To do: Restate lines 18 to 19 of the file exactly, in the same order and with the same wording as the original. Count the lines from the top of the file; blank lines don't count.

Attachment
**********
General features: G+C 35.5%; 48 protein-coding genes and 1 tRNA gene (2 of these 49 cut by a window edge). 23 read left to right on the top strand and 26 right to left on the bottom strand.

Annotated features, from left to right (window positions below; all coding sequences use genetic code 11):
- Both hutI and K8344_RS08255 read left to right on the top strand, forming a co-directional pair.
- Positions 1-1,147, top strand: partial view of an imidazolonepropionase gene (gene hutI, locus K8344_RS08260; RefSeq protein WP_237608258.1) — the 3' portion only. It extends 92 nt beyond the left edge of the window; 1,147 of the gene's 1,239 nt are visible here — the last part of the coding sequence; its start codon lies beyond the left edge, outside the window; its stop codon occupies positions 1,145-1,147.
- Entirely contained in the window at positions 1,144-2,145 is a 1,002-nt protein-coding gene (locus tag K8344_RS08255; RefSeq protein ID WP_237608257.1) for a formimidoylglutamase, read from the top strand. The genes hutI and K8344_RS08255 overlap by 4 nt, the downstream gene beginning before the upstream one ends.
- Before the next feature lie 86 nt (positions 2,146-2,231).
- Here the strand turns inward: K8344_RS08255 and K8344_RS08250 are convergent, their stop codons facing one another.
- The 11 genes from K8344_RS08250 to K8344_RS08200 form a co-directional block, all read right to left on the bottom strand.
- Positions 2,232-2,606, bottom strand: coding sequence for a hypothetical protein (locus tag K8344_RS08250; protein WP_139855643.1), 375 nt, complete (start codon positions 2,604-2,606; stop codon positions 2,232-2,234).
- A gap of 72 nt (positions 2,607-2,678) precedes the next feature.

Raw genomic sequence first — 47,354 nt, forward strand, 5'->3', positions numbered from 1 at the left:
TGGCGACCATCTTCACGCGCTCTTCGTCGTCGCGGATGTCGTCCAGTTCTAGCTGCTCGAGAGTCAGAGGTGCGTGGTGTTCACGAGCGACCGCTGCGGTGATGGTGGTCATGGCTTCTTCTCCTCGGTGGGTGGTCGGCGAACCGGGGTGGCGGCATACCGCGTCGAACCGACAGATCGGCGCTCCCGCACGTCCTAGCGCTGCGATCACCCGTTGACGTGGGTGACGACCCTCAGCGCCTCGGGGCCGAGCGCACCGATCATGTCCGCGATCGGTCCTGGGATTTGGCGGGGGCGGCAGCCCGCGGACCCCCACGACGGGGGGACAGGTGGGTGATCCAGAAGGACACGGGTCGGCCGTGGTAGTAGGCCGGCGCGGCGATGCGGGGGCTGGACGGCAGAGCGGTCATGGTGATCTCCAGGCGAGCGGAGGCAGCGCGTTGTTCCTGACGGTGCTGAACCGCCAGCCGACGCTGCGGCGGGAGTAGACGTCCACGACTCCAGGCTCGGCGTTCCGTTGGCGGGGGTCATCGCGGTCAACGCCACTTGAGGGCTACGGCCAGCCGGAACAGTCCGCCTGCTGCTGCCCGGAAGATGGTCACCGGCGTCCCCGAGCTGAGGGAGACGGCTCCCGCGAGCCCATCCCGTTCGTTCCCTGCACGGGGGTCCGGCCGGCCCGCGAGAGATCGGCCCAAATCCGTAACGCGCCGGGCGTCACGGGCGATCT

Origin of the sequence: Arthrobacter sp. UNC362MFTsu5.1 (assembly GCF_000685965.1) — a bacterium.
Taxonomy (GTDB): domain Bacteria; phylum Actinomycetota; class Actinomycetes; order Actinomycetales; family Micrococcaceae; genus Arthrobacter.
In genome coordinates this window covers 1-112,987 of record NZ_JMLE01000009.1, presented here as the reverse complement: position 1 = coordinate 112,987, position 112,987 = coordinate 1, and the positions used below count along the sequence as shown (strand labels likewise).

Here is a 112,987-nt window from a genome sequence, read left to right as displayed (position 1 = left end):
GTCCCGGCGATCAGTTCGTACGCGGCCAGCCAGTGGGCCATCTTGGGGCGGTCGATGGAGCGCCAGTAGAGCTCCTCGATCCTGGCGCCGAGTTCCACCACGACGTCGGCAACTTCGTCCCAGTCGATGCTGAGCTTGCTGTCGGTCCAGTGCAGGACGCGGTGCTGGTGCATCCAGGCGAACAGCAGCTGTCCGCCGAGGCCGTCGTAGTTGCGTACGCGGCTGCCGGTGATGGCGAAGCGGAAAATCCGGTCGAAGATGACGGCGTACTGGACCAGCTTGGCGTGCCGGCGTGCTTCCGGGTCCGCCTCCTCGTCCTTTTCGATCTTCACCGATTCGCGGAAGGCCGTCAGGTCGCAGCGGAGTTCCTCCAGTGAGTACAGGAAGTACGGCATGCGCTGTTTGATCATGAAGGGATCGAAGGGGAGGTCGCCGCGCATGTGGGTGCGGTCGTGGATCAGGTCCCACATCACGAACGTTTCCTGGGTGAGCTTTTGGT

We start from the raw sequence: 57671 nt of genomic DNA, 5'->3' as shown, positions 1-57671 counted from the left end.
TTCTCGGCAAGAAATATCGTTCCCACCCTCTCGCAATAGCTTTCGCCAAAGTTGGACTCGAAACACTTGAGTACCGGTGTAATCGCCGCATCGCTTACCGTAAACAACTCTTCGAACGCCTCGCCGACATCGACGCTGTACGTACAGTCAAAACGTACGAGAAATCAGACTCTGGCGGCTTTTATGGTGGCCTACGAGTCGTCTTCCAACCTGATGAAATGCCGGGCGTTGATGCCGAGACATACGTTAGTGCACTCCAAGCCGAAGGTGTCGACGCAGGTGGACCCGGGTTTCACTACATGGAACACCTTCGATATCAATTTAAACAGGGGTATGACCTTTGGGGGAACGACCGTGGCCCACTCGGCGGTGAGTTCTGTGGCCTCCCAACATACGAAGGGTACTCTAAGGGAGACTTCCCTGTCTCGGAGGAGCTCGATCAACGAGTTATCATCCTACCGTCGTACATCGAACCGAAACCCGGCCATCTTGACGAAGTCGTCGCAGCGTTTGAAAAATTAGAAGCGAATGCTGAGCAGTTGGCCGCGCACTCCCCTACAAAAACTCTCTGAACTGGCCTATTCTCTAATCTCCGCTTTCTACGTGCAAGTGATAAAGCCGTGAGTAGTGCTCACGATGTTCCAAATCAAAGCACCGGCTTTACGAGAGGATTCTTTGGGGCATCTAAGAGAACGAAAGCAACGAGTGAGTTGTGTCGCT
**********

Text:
We start from the raw sequence: 57671 nt of genomic DNA, 5'->3' as shown, positions 1-57671 counted from the left end.
TTCTCGGCAAGAAATATCGTTCCCACCCTCTCGCAATAGCTTTCGCCAAAGTTGGACTCGAAACACTTGAGTACCGGTGTAATCGCCGCATCGCTTACCGTAAACAACTCTTCGAACGCCTCGCCGACATCGACGCTGTACGTACAGTCAAAACGTACGAGAAATCAGACTCTGGCGGCTTTTATGGTGGCCTACGAGTCGTCTTCCAACCTGATGAAATGCCGGGCGTTGATGCCGAGACATACGTTAGTGCACTCCAAGCCGAAGGTGTCGACGCAGGTGGACCCGGGTTTCACTACATGGAACACCTTCGATATCAATTTAAACAGGGGTATGACCTTTGGGGGAACGACCGTGGCCCACTCGGCGGTGAGTTCTGTGGCCTCCCAACATACGAAGGGTACTCTAAGGGAGACTTCCCTGTCTCGGAGGAGCTCGATCAACGAGTTATCATCCTACCGTCGTACATCGAACCGAAACCCGGCCATCTTGACGAAGTCGTCGCAGCGTTTGAAAAATTAGAAGCGAATGCTGAGCAGTTGGCCGCGCACTCCCCTACAAAAACTCTCTGAACTGGCCTATTCTCTAATCTCCGCTTTCTACGTGCAAGTGATAAAGCCGTGAGTAGTGCTCACGATGTTCCAAATCAAAGCACCGGCTTTACGAGAGGATTCTTTGGGGCATCTAAGAGAACGAAAGCAACGAGTGAGTTGTGTCGCT